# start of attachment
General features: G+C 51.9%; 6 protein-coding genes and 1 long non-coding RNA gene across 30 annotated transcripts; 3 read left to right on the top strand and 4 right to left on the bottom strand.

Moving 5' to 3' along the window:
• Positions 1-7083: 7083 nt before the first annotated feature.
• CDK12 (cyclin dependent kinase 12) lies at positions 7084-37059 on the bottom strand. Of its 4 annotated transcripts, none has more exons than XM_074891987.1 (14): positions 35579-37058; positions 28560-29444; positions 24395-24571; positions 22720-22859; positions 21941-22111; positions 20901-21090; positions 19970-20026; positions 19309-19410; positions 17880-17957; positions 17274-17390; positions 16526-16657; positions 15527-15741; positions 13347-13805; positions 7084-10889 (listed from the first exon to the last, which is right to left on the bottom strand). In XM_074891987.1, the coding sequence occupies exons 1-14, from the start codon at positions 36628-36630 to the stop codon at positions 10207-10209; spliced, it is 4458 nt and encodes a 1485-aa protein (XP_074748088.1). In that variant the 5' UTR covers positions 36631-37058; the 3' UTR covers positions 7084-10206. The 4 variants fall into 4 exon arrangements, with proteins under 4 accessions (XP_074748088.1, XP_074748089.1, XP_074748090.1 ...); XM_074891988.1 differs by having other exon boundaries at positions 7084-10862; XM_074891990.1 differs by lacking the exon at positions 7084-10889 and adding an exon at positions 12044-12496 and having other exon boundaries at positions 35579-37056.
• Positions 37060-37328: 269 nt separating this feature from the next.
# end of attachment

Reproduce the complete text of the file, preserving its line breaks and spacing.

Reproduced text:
General features: G+C 51.9%; 6 protein-coding genes and 1 long non-coding RNA gene across 30 annotated transcripts; 3 read left to right on the top strand and 4 right to left on the bottom strand.

Moving 5' to 3' along the window:
• Positions 1-7083: 7083 nt before the first annotated feature.
• CDK12 (cyclin dependent kinase 12) lies at positions 7084-37059 on the bottom strand. Of its 4 annotated transcripts, none has more exons than XM_074891987.1 (14): positions 35579-37058; positions 28560-29444; positions 24395-24571; positions 22720-22859; positions 21941-22111; positions 20901-21090; positions 19970-20026; positions 19309-19410; positions 17880-17957; positions 17274-17390; positions 16526-16657; positions 15527-15741; positions 13347-13805; positions 7084-10889 (listed from the first exon to the last, which is right to left on the bottom strand). In XM_074891987.1, the coding sequence occupies exons 1-14, from the start codon at positions 36628-36630 to the stop codon at positions 10207-10209; spliced, it is 4458 nt and encodes a 1485-aa protein (XP_074748088.1). In that variant the 5' UTR covers positions 36631-37058; the 3' UTR covers positions 7084-10206. The 4 variants fall into 4 exon arrangements, with proteins under 4 accessions (XP_074748088.1, XP_074748089.1, XP_074748090.1 ...); XM_074891988.1 differs by having other exon boundaries at positions 7084-10862; XM_074891990.1 differs by lacking the exon at positions 7084-10889 and adding an exon at positions 12044-12496 and having other exon boundaries at positions 35579-37056.
• Positions 37060-37328: 269 nt separating this feature from the next.